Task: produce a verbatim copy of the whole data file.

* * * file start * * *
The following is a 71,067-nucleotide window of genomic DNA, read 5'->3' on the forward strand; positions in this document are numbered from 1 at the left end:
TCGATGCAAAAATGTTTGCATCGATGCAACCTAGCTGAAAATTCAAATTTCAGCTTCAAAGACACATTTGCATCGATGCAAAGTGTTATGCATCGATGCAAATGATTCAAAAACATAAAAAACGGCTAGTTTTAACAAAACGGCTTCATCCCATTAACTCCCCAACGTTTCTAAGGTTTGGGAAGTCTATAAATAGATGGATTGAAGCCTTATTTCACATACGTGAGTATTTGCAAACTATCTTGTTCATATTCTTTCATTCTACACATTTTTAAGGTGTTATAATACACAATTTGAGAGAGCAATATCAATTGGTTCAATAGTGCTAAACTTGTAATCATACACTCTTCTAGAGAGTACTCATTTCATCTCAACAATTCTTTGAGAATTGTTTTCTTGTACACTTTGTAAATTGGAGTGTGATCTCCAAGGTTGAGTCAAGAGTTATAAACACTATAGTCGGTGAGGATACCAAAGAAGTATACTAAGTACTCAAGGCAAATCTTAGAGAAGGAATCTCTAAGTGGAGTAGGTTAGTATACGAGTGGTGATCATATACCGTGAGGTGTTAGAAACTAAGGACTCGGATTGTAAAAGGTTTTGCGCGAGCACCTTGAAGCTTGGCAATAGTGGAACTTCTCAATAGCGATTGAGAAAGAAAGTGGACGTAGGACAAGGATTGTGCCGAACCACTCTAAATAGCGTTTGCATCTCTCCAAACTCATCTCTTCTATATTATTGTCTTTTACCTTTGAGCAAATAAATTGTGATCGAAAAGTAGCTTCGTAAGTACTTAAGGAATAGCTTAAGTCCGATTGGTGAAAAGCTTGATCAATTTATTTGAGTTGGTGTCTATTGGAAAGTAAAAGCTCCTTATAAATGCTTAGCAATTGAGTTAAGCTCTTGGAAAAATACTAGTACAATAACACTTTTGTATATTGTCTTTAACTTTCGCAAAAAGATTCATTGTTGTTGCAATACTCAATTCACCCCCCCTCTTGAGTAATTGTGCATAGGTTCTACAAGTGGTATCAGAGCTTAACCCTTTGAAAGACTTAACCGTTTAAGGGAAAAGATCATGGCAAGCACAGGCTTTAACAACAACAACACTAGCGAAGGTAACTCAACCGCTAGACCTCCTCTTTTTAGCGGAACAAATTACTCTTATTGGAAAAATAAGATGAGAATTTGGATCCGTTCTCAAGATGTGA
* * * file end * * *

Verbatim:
The following is a 71,067-nucleotide window of genomic DNA, read 5'->3' on the forward strand; positions in this document are numbered from 1 at the left end:
TCGATGCAAAAATGTTTGCATCGATGCAACCTAGCTGAAAATTCAAATTTCAGCTTCAAAGACACATTTGCATCGATGCAAAGTGTTATGCATCGATGCAAATGATTCAAAAACATAAAAAACGGCTAGTTTTAACAAAACGGCTTCATCCCATTAACTCCCCAACGTTTCTAAGGTTTGGGAAGTCTATAAATAGATGGATTGAAGCCTTATTTCACATACGTGAGTATTTGCAAACTATCTTGTTCATATTCTTTCATTCTACACATTTTTAAGGTGTTATAATACACAATTTGAGAGAGCAATATCAATTGGTTCAATAGTGCTAAACTTGTAATCATACACTCTTCTAGAGAGTACTCATTTCATCTCAACAATTCTTTGAGAATTGTTTTCTTGTACACTTTGTAAATTGGAGTGTGATCTCCAAGGTTGAGTCAAGAGTTATAAACACTATAGTCGGTGAGGATACCAAAGAAGTATACTAAGTACTCAAGGCAAATCTTAGAGAAGGAATCTCTAAGTGGAGTAGGTTAGTATACGAGTGGTGATCATATACCGTGAGGTGTTAGAAACTAAGGACTCGGATTGTAAAAGGTTTTGCGCGAGCACCTTGAAGCTTGGCAATAGTGGAACTTCTCAATAGCGATTGAGAAAGAAAGTGGACGTAGGACAAGGATTGTGCCGAACCACTCTAAATAGCGTTTGCATCTCTCCAAACTCATCTCTTCTATATTATTGTCTTTTACCTTTGAGCAAATAAATTGTGATCGAAAAGTAGCTTCGTAAGTACTTAAGGAATAGCTTAAGTCCGATTGGTGAAAAGCTTGATCAATTTATTTGAGTTGGTGTCTATTGGAAAGTAAAAGCTCCTTATAAATGCTTAGCAATTGAGTTAAGCTCTTGGAAAAATACTAGTACAATAACACTTTTGTATATTGTCTTTAACTTTCGCAAAAAGATTCATTGTTGTTGCAATACTCAATTCACCCCCCCTCTTGAGTAATTGTGCATAGGTTCTACAAGTGGTATCAGAGCTTAACCCTTTGAAAGACTTAACCGTTTAAGGGAAAAGATCATGGCAAGCACAGGCTTTAACAACAACAACACTAGCGAAGGTAACTCAACCGCTAGACCTCCTCTTTTTAGCGGAACAAATTACTCTTATTGGAAAAATAAGATGAGAATTTGGATCCGTTCTCAAGATGTGA